Reconnecting Practicing Hygienists with the Nation's Leading Educators and Researchers.

Increase Your Cultural Competence

How to improve communication with a culturally diverse patient population.

PURCHASE COURSE
This course was published in the November 2011 issue and November 2014. The author has no commercial conflicts of interest to disclose. This 2 credit hour self-study activity is electronically mediated. 

EDUCATIONAL OBJECTIVES
After reading this course, the participant should be able to:

  1. Define cultural competence.
  2. Discuss barriers faced by minority populations in accessing care.
  3. Identify strategies to improve patient-provider communication.
  4. Explain the importance of cultural competence.

The United States is growing more diverse—more than one-third of the country’s total population is now part of a minority group, with Hispanics comprising the fastest growing segment (Figure 1).1 By the year 2050, ethnic groups will make up 48% of the US population.2 This diversity requires health care providers, including dental professionals, to become more culturally competent in order to effectively treat the patients of today and tomorrow. Dental professionals must be prepared to handle issues involving patient and provider communication, in addition to the different beliefs and attitudes about oral health held by people of other cultures.3

According to Garcia et al, cultural competence is defined as “an understanding of the importance of social and cultural influences on patients’ health beliefs and behaviors; considering how these factors interact at multiple levels of the health care delivery system; and, finally, devising interventions that take these issues into account to assure quality health care delivery to diverse patient populations.”3 Oral health care providers can increase their cultural competence by becoming more knowledgeable about the cultural preferences of their patients while resisting stereotypes. Patients’ behaviors are often intertwined with their cultural beliefs and experiences, yet each person is an individual and should be treated as such.4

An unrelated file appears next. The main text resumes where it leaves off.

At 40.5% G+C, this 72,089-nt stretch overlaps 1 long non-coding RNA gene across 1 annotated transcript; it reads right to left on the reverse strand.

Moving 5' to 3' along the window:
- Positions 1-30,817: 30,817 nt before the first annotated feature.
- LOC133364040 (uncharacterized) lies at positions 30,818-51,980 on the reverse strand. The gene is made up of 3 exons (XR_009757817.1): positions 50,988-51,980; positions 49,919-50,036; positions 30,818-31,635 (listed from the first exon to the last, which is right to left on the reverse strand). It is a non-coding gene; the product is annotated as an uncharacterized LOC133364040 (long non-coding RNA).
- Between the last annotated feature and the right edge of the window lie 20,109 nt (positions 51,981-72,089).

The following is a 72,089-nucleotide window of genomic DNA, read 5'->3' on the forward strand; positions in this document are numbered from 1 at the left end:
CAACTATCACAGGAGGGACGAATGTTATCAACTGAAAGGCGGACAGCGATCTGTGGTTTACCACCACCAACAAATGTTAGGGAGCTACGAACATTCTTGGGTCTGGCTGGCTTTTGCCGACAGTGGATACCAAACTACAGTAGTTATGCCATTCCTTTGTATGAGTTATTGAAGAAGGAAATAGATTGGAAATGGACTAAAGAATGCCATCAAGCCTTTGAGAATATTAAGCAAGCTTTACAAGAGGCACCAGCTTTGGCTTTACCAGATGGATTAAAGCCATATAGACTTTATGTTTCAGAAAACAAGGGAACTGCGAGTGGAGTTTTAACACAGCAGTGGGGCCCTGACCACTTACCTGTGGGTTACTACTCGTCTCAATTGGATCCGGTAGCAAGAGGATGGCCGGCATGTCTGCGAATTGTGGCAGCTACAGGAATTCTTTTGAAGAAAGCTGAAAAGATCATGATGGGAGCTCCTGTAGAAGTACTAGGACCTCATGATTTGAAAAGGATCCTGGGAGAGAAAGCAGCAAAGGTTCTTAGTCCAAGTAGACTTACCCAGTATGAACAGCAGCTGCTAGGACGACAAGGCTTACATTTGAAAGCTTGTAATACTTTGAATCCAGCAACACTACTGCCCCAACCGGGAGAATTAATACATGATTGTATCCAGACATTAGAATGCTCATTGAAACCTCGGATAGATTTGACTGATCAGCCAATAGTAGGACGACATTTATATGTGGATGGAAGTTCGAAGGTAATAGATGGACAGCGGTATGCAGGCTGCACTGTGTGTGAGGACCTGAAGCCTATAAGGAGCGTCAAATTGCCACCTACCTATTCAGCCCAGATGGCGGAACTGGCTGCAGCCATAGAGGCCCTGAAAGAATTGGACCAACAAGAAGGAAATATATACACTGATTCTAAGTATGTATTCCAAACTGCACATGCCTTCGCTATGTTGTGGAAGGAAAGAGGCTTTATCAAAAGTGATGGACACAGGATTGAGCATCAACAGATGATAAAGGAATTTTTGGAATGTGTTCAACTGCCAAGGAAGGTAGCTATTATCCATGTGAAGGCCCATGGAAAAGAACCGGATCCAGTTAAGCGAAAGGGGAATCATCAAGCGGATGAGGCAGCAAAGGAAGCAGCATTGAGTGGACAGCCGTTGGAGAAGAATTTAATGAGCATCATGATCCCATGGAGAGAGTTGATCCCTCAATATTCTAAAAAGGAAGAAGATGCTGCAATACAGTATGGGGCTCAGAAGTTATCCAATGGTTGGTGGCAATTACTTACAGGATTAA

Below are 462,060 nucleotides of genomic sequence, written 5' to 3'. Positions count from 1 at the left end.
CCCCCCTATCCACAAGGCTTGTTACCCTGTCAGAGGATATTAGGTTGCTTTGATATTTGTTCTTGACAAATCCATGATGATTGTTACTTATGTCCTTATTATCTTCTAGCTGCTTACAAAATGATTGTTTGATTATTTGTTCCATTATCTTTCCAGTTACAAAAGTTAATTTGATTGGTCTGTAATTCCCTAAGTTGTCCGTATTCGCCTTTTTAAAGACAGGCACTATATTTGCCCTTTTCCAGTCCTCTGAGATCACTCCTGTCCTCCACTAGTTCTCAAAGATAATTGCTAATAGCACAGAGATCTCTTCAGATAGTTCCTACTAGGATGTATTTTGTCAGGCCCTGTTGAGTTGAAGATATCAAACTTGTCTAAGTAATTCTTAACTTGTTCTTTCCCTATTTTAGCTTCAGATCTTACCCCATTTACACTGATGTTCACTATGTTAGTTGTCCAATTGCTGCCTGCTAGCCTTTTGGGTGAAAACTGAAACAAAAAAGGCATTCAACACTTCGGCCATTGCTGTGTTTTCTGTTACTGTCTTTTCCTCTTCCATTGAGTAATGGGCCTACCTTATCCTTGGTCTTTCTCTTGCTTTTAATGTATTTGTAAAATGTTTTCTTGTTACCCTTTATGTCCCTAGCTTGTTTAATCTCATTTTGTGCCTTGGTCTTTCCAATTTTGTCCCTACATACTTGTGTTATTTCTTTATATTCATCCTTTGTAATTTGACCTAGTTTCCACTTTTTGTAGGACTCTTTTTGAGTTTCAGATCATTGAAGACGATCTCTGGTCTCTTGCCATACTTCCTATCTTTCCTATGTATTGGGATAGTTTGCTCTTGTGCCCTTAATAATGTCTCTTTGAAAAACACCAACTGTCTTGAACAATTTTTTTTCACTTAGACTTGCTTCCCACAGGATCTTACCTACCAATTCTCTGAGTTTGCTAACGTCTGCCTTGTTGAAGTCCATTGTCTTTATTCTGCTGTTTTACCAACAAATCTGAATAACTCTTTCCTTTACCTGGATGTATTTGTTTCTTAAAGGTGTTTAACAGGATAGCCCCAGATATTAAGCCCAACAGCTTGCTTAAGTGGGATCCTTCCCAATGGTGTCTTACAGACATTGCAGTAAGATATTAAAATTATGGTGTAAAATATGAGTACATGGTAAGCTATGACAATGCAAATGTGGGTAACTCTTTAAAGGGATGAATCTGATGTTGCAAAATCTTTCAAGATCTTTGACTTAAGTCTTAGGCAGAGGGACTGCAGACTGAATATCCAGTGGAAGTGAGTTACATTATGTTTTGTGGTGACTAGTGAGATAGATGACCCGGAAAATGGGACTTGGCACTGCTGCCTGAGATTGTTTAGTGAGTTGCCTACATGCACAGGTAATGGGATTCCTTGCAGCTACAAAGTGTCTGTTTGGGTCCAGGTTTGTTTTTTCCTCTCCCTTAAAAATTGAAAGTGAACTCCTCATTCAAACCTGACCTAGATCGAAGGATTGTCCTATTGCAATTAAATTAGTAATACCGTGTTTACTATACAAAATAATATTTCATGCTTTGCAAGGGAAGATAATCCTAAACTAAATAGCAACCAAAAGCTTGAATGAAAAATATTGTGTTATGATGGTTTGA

Figure 1. Percentages of state population composed of nonwhites.1

Barriers to Oral Health Care Faced by Minority Populations

Minority patients, including African Americans, Hispanics, and American Indians/Alaska natives, often experience barriers to receiving oral health care (Table 1). Little or no access to professional oral health care services can have dire consequences, including: increased risk of edentulism, higher incidence of systemic disease, reduced life expectancy, lower quality of life, and limited access to economic opportunity.4 A recent survey of the oral health of Native Americans living on the isolated Pine Ridge Indian Reservation, where most of its 40,000 residents have no access to dental care, found that almost the entire population surveyed had some degree of tooth decay, 68% had signs of periodontal disease, and four out of 10 children were at risk of systemic health complications due to oral disease.5